ANN ARBOR, Mich. — Certain things only get better with time — a fine wine, certain types of cheese, or works of art are just a few immediate examples that come to mind. Now, a new study is adding urine to that list, at least from a fertilizer perspective. Researchers at the University of Michigan have concluded that recycled and “aged” human urine can safely be used as fertilizer, with minimal risk of transferring antibiotic resistant DNA to the environment.
These findings may seem bizarre at first consideration, but scientists all over the world have been hard at work trying to formulate more sustainable fertilizer options. Most widely used modern fertilizers result in water pollution. The large quantities of nitrogen and phosphorus present in these artificial fertilizers cause algae growth, which in turn threatens drinking water sources. Furthermore, manufacturing these modern fertilizers is costly and requires lots of energy.
Urine, on the other hand, naturally contains the nutrients (nitrogen, phosphorus and potassium) that plants need to grow. While urine has actually been used as fertilizer for thousands of year, it is rarely used in contemporary times in developed nations to grow crops over concerns of bacteria, viruses, and pharmaceuticals being present in urine and making their way into crops.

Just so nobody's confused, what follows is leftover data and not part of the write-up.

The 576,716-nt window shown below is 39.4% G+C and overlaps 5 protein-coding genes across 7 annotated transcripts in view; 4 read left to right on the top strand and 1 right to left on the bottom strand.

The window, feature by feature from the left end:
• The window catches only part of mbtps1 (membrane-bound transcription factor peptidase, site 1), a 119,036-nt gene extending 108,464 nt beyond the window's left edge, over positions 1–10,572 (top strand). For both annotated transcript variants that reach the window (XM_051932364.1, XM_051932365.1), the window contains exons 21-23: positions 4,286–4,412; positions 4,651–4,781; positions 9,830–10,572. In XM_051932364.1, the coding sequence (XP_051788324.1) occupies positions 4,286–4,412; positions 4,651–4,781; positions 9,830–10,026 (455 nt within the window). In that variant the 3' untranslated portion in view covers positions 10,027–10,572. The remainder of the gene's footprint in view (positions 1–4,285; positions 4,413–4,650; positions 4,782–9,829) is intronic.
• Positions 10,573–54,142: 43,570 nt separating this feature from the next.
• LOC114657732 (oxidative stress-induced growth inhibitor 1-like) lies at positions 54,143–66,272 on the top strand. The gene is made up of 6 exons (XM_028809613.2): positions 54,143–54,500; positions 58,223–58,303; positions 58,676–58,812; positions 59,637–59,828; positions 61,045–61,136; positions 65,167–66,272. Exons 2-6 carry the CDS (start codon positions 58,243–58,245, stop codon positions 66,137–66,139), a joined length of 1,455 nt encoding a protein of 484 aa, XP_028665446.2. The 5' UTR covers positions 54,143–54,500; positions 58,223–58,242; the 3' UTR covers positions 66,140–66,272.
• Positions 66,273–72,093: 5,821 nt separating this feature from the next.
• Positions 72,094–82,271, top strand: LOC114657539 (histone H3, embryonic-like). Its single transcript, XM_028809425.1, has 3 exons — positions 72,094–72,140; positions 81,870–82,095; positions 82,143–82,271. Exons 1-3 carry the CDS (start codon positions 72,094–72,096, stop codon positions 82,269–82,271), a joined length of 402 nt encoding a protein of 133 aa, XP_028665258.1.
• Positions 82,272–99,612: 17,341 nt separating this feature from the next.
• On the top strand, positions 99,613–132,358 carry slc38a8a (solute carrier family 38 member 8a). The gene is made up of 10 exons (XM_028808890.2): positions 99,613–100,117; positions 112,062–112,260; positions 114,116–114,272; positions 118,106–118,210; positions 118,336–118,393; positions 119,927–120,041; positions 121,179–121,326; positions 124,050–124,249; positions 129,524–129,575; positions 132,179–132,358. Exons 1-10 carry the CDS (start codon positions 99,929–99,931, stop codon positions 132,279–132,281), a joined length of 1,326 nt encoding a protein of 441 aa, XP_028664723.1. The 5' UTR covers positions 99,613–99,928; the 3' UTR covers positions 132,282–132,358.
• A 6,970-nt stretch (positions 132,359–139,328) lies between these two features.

The University of Michigan has taken charge of the largest consortium of researchers working on ways to develop urine that can be safely used as fertilizer, as well as exploring if the general public would even be open to such an idea.
This new set of research has found that the practice of “aging” urine in sealed containers for several months at a time effectively deactivates 99% of any antibiotic-resistant genes that were present in bacteria within the urine.
“Based on our results, we think that microorganisms in the urine break down the extracellular DNA in the urine very quickly,” says corresponding author Krista Wigginton, U-M associate professor of civil and environmental engineering, in a release.
“That means that if bacteria in the collected urine are resistant to antibiotics and the bacteria die, as they do when they are stored in urine, the released DNA won’t pose a risk of transferring resistance to bacteria in the environment when the fertilizer is applied,” she adds.
Urine was collected from over 100 men and women, then stored for 12-16 months. Over that long time period, ammonia levels in the urine increased, causing a decrease in the urine’s acidity and killing nearly all bacteria in the samples. Once the bacteria expired, any DNA that was residing within the bacteria entered the urine. Researchers observed to see how long it took that DNA to break down, signaling the urine would be perfectly safe to use as fertilizer.
“There are two main reasons we think urine fertilizer is the way of the future,” Wigginton says. “Our current agricultural system is not sustainable, and the way we address nutrients in our wastewater can be much more efficient.”
“We are doing field experiments to assess technologies that process urine into a safe and sustainable fertilizer for food crops and other plants, like flowers. So far, our experimental results are quite promising,” concludes Nancy Love, the Borchardt and Glysson Collegiate Professor and professor of civil and environmental engineering at U-M.
The study is published in Environmental Science and Technology.